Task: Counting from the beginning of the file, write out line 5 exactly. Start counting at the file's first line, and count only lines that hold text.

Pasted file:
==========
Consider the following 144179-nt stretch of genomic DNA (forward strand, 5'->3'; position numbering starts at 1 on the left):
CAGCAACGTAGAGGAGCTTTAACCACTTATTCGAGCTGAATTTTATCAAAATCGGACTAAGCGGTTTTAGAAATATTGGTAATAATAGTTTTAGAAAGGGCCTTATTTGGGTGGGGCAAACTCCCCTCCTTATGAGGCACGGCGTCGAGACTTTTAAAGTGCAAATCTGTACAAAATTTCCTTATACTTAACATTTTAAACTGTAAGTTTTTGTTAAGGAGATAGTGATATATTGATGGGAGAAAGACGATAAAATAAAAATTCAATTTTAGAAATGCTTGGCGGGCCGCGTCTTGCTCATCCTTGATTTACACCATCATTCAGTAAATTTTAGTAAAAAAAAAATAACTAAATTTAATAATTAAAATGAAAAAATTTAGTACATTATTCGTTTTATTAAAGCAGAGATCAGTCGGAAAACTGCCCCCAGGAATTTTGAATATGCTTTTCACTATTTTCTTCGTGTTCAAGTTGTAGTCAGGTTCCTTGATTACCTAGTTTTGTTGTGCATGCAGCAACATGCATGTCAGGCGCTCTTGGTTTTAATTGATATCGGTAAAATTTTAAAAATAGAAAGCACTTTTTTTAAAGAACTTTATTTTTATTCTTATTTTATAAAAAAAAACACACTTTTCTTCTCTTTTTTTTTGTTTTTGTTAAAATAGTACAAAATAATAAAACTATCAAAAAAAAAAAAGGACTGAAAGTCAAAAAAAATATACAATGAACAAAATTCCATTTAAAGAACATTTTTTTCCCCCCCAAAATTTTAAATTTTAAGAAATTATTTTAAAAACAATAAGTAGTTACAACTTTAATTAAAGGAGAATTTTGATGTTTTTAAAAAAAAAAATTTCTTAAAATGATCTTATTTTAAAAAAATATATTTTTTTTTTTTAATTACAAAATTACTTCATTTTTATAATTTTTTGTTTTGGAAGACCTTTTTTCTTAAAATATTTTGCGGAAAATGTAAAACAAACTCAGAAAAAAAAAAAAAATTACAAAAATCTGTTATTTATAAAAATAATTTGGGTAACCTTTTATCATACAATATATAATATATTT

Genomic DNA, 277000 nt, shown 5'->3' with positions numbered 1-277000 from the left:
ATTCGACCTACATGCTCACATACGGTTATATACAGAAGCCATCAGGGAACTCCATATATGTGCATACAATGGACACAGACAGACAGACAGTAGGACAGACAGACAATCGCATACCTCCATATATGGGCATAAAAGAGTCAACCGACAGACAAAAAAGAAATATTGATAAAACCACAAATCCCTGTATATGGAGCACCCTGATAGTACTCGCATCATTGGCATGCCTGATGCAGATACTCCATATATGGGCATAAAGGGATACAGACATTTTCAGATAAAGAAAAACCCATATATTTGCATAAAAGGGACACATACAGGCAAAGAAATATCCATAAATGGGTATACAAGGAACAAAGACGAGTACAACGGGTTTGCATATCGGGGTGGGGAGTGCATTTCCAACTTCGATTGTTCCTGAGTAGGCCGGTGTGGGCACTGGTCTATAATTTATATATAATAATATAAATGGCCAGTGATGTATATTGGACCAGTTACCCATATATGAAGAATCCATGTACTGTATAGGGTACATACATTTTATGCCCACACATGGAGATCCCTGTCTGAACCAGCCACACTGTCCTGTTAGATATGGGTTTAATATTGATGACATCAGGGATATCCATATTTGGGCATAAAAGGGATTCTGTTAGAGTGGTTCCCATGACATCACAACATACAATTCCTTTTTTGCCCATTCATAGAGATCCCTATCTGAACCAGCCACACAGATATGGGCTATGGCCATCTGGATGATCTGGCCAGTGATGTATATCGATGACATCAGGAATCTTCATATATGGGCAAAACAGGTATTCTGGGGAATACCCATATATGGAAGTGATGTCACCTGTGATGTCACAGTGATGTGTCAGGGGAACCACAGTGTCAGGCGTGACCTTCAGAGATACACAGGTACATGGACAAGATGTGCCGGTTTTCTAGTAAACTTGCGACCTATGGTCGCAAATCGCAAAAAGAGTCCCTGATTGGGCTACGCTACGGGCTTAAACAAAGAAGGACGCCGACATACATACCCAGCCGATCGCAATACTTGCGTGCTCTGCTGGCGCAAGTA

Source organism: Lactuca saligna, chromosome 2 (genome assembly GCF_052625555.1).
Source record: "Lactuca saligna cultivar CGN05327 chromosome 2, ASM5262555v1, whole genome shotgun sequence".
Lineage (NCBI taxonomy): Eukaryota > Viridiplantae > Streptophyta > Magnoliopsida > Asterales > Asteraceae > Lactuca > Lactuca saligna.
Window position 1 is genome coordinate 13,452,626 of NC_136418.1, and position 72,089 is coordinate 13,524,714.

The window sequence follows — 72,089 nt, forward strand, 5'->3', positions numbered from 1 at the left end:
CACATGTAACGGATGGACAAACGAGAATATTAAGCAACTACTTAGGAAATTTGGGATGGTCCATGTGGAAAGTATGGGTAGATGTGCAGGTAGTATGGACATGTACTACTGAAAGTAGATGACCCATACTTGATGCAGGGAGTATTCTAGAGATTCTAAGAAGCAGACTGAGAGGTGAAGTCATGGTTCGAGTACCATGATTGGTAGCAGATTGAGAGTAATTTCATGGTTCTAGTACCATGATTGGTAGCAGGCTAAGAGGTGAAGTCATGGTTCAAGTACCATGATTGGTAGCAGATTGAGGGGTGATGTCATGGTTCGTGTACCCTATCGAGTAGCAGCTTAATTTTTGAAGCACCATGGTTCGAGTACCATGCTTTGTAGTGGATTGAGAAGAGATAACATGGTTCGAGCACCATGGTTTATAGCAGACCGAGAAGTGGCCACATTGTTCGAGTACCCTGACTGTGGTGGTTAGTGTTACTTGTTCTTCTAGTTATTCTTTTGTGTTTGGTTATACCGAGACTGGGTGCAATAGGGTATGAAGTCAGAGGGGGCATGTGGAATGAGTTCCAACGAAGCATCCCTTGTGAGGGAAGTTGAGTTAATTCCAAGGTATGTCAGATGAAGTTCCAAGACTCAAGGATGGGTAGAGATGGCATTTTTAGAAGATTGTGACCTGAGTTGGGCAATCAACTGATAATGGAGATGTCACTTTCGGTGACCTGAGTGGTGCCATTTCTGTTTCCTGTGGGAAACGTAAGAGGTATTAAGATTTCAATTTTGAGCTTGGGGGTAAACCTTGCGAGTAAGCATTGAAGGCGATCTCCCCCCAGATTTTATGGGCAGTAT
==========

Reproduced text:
Source organism: Lactuca saligna, chromosome 2 (genome assembly GCF_052625555.1).